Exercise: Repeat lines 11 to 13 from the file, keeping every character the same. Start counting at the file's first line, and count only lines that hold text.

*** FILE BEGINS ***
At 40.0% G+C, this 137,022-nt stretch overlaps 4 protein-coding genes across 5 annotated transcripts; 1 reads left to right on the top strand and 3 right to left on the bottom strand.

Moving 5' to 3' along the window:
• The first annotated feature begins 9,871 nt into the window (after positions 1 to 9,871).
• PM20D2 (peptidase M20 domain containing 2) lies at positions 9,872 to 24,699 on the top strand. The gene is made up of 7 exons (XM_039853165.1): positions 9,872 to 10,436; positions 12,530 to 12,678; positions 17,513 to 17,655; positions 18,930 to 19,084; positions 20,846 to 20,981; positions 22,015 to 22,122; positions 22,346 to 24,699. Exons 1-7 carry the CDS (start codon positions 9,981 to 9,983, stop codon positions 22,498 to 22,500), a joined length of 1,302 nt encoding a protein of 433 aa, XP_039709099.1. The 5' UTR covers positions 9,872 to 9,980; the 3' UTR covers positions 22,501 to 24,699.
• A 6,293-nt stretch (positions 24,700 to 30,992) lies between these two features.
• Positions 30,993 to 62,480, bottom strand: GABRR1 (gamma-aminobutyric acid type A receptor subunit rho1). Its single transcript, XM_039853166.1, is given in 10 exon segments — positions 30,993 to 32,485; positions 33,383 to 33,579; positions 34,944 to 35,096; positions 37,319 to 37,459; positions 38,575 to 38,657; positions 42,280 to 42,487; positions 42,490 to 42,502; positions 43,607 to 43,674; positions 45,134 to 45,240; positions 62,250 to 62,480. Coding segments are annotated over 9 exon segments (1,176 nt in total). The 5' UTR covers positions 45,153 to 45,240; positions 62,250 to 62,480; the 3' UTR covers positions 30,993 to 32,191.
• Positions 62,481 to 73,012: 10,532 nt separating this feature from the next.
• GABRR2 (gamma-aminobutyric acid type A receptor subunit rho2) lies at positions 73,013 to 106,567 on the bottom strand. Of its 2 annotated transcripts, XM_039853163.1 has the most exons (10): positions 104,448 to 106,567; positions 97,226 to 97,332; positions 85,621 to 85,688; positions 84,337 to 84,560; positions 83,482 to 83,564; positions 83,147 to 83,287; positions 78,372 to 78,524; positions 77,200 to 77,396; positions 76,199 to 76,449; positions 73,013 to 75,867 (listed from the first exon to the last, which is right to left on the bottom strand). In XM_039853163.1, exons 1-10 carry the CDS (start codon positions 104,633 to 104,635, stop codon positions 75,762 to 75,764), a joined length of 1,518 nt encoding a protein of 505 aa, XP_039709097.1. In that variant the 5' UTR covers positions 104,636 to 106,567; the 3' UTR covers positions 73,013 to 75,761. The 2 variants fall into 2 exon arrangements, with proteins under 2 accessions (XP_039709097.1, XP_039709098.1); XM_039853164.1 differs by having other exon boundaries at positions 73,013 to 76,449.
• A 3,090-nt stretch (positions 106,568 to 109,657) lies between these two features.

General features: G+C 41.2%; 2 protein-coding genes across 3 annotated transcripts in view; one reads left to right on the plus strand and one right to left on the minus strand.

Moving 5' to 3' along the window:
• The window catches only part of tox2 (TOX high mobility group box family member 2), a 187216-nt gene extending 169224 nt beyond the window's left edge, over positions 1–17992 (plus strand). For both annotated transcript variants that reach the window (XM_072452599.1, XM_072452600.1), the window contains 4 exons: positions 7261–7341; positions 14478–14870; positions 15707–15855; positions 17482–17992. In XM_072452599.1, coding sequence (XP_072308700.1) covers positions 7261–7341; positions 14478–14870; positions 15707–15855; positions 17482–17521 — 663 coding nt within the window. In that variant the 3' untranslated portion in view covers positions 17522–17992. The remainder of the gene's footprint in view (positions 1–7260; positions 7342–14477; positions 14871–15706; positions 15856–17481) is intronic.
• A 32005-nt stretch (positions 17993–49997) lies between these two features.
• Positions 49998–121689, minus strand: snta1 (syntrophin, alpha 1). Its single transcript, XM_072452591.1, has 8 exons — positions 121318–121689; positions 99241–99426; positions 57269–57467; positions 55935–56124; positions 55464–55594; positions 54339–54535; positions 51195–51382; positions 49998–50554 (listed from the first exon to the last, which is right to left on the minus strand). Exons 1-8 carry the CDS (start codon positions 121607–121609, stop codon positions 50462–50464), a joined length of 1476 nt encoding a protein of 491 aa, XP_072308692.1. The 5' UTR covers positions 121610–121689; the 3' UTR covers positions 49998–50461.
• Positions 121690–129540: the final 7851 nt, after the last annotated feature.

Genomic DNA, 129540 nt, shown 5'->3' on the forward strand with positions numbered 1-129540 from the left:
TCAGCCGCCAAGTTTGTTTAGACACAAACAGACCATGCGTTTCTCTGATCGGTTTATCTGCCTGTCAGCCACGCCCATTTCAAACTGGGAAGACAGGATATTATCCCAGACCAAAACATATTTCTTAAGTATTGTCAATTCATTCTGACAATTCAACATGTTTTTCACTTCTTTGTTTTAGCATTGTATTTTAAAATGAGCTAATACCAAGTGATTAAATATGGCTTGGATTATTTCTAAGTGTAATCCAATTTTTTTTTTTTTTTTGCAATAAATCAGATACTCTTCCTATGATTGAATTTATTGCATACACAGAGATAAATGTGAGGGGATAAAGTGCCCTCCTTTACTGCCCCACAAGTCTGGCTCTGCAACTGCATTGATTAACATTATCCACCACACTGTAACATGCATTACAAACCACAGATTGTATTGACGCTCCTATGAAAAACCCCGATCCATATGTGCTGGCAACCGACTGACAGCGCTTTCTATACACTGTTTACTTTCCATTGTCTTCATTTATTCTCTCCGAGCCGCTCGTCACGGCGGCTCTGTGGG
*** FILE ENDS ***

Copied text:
Moving 5' to 3' along the window:
• The window catches only part of tox2 (TOX high mobility group box family member 2), a 187216-nt gene extending 169224 nt beyond the window's left edge, over positions 1–17992 (plus strand). For both annotated transcript variants that reach the window (XM_072452599.1, XM_072452600.1), the window contains 4 exons: positions 7261–7341; positions 14478–14870; positions 15707–15855; positions 17482–17992. In XM_072452599.1, coding sequence (XP_072308700.1) covers positions 7261–7341; positions 14478–14870; positions 15707–15855; positions 17482–17521 — 663 coding nt within the window. In that variant the 3' untranslated portion in view covers positions 17522–17992. The remainder of the gene's footprint in view (positions 1–7260; positions 7342–14477; positions 14871–15706; positions 15856–17481) is intronic.
• A 32005-nt stretch (positions 17993–49997) lies between these two features.